Benin Blocks China’s First Crude Oil Shipment from Niger over Border Dispute

Peter Uzoho

Benin has blocked China’s first shipment of crude oil from Niger amid an ongoing border dispute between the two West African nations arising from a coup that has put a military junta in Niger in power which caused strained relations with other African nations.

China’s first imports of crude oil from Niger’s military junta arrived in Benin in three vessels but were prevented by the authorities from docking at the port.
Benin’s President, Patrice Talon, justified the action in a statement, arguing that Niger could not view his country as an enemy and still expects the country’s oil to cross Benin territory.

“If you want to load your oil in our waters, you can’t view Benin as an enemy and at the same time expect your oil to cross our territory. We’re open to working with Niger. They’re the ones that refused to allow trucks to cross,” Talon stated in the statement, according to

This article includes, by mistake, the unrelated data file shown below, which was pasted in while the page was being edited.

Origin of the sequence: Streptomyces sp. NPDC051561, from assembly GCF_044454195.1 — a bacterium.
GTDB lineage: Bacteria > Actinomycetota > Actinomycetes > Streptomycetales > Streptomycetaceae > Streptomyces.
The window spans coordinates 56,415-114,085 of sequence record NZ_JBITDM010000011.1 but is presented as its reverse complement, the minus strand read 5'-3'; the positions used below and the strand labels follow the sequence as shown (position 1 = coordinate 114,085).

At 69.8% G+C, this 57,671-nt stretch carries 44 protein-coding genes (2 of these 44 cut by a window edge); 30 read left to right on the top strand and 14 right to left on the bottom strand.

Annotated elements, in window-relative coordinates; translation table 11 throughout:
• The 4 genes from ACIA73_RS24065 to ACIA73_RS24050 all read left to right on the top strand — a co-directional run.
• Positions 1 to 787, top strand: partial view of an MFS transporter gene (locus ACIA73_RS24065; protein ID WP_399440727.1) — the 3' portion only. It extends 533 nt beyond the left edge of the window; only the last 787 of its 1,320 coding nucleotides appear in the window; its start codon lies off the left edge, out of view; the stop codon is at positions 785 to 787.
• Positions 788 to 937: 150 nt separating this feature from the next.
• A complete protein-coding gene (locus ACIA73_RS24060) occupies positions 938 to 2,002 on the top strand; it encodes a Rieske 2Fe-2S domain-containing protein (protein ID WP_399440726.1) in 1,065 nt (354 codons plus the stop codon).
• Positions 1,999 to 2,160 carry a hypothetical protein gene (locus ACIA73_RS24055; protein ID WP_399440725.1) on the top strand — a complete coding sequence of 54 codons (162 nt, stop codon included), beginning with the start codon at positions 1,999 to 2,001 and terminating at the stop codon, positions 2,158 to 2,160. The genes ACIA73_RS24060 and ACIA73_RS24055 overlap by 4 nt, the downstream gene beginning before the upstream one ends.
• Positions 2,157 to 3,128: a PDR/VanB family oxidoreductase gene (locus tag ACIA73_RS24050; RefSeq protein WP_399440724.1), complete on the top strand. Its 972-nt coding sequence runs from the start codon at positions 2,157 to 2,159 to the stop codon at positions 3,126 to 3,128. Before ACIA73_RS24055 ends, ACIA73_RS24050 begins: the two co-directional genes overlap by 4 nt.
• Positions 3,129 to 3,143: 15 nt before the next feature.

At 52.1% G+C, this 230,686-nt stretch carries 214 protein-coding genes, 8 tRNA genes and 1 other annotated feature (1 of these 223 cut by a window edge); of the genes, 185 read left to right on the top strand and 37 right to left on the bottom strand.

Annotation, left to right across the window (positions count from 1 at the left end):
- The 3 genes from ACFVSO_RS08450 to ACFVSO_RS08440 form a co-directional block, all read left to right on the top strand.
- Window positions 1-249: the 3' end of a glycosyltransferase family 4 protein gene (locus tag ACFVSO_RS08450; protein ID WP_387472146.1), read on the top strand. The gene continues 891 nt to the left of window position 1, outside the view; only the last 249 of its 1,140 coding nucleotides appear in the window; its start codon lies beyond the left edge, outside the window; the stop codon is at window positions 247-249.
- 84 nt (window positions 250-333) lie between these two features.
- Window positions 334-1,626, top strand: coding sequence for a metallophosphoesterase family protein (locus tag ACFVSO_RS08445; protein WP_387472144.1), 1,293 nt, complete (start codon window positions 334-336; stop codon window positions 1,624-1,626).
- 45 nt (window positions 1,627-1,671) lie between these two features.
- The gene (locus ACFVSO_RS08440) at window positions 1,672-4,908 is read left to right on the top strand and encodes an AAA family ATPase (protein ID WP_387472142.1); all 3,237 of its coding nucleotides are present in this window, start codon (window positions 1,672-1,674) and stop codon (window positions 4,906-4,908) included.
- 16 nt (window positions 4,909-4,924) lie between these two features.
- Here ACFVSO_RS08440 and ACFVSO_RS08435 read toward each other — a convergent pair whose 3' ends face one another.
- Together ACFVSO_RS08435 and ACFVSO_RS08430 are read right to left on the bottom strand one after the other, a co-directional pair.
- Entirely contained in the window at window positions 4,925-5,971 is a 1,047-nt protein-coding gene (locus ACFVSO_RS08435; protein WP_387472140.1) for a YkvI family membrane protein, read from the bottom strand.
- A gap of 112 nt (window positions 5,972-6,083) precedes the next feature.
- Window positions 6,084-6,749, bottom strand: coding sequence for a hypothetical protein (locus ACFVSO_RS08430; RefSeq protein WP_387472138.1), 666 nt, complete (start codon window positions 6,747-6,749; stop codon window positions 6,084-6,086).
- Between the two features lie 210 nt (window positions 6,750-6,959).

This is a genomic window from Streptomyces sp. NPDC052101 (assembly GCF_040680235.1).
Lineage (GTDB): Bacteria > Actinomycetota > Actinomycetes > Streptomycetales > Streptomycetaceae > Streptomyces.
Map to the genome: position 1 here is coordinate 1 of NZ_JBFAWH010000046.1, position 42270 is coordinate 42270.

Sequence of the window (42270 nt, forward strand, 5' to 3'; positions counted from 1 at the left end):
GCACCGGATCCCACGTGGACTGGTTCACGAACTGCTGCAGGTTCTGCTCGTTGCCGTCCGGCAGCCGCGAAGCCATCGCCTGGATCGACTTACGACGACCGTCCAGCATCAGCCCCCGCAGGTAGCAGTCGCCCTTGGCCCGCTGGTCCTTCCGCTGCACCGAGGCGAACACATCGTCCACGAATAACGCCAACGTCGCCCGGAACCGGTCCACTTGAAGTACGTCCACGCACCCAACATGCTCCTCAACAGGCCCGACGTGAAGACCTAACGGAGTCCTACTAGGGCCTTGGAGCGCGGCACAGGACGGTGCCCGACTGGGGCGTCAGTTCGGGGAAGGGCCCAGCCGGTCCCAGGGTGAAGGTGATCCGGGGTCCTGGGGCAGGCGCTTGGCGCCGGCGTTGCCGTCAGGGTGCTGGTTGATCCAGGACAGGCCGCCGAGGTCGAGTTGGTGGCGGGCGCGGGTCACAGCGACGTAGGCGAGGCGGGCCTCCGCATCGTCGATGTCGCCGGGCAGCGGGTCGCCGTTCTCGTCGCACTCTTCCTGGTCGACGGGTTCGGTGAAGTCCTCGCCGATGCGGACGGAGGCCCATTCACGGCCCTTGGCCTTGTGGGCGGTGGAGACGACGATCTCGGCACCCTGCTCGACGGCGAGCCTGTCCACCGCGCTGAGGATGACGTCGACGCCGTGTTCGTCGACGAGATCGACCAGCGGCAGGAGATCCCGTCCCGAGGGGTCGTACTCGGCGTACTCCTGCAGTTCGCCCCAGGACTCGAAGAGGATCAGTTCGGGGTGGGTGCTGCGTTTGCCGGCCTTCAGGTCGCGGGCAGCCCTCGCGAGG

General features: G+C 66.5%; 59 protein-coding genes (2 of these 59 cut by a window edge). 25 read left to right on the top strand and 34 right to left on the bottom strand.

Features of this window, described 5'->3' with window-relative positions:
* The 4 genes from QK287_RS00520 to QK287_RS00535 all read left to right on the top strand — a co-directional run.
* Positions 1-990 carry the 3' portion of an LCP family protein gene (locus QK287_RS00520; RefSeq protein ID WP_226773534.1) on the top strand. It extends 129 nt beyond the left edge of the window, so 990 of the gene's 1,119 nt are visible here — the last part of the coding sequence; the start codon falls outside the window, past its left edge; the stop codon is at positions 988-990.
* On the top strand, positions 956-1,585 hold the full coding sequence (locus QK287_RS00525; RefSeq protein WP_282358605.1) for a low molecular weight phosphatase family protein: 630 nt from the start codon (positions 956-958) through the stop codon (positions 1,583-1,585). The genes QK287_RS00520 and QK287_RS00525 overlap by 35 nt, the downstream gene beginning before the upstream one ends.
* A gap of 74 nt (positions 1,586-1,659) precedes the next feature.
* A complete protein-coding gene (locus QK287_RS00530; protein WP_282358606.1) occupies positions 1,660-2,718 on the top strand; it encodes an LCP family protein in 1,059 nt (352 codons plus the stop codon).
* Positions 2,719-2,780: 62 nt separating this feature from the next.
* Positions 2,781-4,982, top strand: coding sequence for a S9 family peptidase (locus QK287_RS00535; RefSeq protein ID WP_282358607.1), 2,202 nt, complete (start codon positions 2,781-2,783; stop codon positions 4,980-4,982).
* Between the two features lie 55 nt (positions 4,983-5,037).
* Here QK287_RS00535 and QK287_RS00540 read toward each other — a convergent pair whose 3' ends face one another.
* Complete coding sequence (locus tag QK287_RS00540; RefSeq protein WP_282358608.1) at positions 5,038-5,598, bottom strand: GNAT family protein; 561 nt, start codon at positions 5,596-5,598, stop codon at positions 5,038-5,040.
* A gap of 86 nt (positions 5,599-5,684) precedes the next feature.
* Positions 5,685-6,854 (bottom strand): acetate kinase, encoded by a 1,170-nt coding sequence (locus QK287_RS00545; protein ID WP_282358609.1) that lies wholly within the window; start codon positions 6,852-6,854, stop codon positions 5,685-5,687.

The oil bound for China was part of a $400-million commodity-backed loan from China National Petroleum Corp, which Niger’s military junta agreed to at a seven interest rate and repayment in oil for a period of 12 months, as reported by Bloomberg.

 Additionally, CNPC has invested some $4.6 billion in Niger’s oil industry, including the construction of a 1,200-mile pipeline transporting crude oil from Niger to Benin. The pipeline was set to begin shipping 90,000 bpd in May and up to 110,000 bpd at full capacity.
The deal has been disrupted by the coup in Niger last July, in which the military junta seized power and closed its land border with Benin, which in turn slapped sanctions on Niger.
Those sanctions have been lifted; however, Niger has kept the land border with Benin closed, and the latest oil shipment bound for China is now a bargaining chip. As of the time of writing, Niger’s junta has not responded to Benin’s statements, according to the

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